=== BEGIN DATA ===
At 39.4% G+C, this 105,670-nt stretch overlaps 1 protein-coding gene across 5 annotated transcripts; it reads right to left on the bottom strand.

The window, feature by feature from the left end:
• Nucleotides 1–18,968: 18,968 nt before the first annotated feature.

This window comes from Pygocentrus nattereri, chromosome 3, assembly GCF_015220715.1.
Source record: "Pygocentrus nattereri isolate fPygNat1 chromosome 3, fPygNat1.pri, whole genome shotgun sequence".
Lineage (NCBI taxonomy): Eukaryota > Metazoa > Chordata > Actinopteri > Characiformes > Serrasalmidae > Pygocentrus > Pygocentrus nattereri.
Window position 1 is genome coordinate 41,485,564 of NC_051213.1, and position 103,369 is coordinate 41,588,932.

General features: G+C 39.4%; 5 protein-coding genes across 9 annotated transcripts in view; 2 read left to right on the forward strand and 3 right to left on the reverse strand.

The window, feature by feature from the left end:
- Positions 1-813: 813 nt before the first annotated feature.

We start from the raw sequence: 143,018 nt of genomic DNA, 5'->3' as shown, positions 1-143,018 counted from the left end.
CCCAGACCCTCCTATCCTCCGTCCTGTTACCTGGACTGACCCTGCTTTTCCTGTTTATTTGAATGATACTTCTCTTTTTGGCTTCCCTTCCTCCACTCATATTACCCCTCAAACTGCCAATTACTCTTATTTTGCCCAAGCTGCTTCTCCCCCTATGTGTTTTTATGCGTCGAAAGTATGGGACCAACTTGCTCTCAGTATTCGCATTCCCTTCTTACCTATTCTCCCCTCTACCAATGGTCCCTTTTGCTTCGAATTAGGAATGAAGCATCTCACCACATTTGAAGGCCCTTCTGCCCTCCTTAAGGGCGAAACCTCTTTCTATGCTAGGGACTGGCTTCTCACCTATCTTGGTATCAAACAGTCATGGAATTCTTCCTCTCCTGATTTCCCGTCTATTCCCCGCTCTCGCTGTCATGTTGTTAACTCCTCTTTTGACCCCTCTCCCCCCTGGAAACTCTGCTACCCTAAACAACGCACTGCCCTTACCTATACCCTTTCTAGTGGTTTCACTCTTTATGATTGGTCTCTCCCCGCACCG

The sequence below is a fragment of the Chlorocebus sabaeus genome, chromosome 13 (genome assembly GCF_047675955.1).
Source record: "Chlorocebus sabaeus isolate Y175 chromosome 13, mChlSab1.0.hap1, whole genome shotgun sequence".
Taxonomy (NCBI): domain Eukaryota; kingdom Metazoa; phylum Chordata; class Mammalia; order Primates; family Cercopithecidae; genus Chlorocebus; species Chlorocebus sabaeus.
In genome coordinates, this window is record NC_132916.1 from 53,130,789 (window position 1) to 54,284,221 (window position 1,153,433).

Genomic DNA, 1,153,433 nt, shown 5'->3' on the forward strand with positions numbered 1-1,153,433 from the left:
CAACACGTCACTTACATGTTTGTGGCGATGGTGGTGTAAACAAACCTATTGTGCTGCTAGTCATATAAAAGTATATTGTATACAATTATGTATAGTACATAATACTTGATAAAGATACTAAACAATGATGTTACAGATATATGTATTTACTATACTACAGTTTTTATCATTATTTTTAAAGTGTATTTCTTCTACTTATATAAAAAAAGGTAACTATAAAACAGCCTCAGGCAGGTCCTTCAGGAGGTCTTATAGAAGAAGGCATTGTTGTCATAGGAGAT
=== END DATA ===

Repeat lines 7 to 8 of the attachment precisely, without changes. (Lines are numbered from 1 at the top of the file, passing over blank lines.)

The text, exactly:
Window position 1 is genome coordinate 41,485,564 of NC_051213.1, and position 103,369 is coordinate 41,588,932.

General features: G+C 39.4%; 5 protein-coding genes across 9 annotated transcripts in view; 2 read left to right on the forward strand and 3 right to left on the reverse strand.